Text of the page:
WINSTON-SALEM, N.C. — It’s said that you never get a second chance to make a first impression, but Winston-Salem State head football coach Robert Massey may prove to be an exception.
Having served as an interim coach since April 2019, that title has been removed. Massey is now the true No. 1 man for the Rams on the verge of a season-opener on Sunday. There’s no more uncertainty for either him or his players because they know he’s not in a temporary role.
“As a parent, you look for stability for your child, so if you go work for a man and he only has that job for a year, you don’t know what you’re going to be doing next year,” Massey says. “But this man now has a job for four years and you know if you come in and do what you’re supposed to do, you have an opportunity to go there for four years, get your education and be part of turning this thing around and being part of a winning program.”
The Ramily, as Winston-Salem State’s fans are known, is hungry to see that turnaround, and the sooner the better. After a disappointing 2021, the Rams want to earn the program’s 13th Central Intercollegiate Athletic Association championship as well as the first crown since 2016.
The first indication of whether the goal is attainable comes against Central State in the Black College Football Hall of Fame Classic in Canton, Ohio, home to the Pro Football Hall of Fame.
“It’s bucket-list stuff for our players, our administration, everybody who will be in attendance,” he says. “You dream of playing in the National Football League. Now you’re going to be on a National Football League field. You’re going to be televised by the National Football League. So, the exposure we’ve been craving at the Division II level, we’ll get.”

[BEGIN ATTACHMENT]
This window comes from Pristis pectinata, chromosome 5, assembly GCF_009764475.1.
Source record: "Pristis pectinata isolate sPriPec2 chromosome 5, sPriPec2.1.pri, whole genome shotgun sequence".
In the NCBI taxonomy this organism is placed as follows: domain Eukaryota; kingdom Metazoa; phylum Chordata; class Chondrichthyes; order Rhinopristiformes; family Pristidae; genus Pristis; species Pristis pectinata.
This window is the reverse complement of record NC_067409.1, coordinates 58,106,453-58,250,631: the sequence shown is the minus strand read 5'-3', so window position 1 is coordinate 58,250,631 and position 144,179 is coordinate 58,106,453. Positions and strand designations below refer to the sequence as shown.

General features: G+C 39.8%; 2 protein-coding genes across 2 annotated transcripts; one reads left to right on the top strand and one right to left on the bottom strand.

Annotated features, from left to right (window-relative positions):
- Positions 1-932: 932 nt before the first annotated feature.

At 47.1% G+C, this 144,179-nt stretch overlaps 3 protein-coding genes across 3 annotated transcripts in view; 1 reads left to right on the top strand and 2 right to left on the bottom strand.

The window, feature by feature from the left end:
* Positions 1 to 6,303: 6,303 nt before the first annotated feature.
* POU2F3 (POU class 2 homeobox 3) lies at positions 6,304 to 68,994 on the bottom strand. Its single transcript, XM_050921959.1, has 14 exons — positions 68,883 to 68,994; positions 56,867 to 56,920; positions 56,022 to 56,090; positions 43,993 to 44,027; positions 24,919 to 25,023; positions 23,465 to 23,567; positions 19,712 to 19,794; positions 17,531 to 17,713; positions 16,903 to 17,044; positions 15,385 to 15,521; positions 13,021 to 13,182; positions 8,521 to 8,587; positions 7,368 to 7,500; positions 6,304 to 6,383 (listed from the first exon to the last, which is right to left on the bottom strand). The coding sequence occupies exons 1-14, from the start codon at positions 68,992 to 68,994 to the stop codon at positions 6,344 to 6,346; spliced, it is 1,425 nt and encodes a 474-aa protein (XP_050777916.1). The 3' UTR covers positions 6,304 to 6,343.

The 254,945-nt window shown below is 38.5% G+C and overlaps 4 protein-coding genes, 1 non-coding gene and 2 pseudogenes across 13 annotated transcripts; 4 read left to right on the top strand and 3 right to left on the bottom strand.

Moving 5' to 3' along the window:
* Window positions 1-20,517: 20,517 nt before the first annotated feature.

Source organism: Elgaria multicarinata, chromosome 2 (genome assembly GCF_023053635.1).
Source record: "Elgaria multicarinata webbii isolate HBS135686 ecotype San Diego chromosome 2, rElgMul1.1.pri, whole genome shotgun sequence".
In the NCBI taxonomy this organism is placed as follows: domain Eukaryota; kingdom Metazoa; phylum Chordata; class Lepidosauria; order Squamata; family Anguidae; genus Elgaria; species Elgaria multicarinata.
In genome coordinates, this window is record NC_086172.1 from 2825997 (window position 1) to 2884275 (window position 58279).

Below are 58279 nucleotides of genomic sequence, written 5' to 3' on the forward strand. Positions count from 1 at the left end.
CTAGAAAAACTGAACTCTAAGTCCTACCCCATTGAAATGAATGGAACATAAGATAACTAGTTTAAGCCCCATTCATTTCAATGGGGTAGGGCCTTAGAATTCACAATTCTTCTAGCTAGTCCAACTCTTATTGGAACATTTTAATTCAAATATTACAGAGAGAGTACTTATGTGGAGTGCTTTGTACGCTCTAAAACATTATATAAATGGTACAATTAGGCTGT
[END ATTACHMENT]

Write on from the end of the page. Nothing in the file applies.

Whether it’s positive exposure depends on how far Winston-Salem State has put last season behind it. Massey believes he has the talent to change the team’s fortunes. He has more players than he had last season, in part because he recruited the immediate area and also secured some transfers. The offense features a combination of small wide receivers expected to run past the secondary as well as big wide receivers he hopes will run over the cornerbacks and safeties.
From the backfield, Massey has brought in bigger running backs to bolster a ground game that averaged 148 yards a game last year but had trouble picking up key yards when needed.
“We were a small team. We couldn’t run the ball,” Massey says. “We couldn’t pound and get three yards and a cloud of dust when we needed to, so we found ourselves in positions where we trying longer field goals than we should or trying to go for it when we didn’t have the personnel, and that’s just the reality of it.”
Massey hasn’t chosen a starting quarterback yet. His choices are down to Dominique Graves and Richard Lattimer, both of whom are graduate students. The coach says both players will see action against Central State, and after Sunday the choice of a permanent starter may become clearer.
Graves threw for 1,328 yards and eight touchdowns last season for Winston-Salem State. Latimer is playing for his third HBCU after stops at Bethune-Cookman and Fayetteville State.
Winston-Salem State won’t know a lot about its opponent because Central State’s coaching staff migrated from Fort Valley State before this season. He said the Marauders brought in new players and kept the nucleus of a defense that appears to have struggled to stop opponents; Central State went 1-9 last season, giving up 37 points a game.
While there may be some mystery to what Central State can do, Massey suggests there’s no mystery to his own mission. The Ramily wants to hoist another trophy and the quest commences under a national spotlight with a coach who is secure in his position.
“It’s my first game as the official head coach and not the interim, so we want to start that thing off right” he says.